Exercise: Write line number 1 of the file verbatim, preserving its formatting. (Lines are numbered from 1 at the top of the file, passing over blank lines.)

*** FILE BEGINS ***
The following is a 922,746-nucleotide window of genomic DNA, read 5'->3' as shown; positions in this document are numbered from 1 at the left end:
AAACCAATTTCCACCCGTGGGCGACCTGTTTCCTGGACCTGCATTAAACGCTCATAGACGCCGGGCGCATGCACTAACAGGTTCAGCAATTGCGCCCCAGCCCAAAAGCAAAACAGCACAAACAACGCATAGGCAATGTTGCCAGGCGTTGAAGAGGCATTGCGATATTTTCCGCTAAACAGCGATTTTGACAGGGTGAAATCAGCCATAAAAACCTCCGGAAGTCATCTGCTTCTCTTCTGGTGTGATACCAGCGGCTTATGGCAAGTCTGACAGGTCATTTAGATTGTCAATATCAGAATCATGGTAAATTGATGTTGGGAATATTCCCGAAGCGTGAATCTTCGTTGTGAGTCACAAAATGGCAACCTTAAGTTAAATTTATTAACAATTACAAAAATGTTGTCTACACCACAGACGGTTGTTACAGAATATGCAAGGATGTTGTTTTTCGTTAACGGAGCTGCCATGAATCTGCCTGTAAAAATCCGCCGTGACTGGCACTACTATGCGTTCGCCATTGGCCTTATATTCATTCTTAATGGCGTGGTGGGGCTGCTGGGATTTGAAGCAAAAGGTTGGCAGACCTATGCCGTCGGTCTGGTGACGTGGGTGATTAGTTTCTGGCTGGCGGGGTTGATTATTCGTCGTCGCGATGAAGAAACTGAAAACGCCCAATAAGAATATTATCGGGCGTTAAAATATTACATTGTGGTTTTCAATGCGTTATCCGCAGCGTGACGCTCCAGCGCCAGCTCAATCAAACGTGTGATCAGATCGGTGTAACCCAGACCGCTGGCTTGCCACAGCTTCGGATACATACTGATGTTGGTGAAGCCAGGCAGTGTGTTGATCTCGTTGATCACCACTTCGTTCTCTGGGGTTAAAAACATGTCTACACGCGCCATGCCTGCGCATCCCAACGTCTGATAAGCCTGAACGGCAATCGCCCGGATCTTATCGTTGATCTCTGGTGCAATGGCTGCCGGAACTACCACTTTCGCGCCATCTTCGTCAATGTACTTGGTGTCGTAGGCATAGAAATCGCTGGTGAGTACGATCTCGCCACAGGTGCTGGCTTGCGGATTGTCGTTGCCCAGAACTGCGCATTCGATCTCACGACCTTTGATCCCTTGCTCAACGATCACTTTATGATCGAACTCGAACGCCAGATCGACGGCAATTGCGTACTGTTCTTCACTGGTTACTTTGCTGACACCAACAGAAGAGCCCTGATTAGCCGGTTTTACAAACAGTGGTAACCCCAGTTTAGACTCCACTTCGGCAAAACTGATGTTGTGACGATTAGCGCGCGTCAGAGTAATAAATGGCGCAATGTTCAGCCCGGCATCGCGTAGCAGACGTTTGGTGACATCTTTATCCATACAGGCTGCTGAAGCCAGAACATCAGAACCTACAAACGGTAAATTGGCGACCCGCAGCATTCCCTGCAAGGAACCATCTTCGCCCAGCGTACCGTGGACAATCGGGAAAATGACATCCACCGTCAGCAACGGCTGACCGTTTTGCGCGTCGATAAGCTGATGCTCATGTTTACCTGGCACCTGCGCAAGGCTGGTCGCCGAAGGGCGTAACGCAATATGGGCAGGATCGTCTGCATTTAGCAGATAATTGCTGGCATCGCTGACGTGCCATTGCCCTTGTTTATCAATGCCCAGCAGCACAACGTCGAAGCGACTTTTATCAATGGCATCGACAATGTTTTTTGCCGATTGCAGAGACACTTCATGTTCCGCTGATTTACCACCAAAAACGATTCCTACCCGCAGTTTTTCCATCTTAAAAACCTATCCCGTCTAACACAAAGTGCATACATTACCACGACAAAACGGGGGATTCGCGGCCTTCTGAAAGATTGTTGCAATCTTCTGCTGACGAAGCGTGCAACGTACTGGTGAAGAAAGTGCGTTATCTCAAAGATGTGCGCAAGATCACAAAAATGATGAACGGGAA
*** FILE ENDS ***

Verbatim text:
The following is a 922,746-nucleotide window of genomic DNA, read 5'->3' as shown; positions in this document are numbered from 1 at the left end: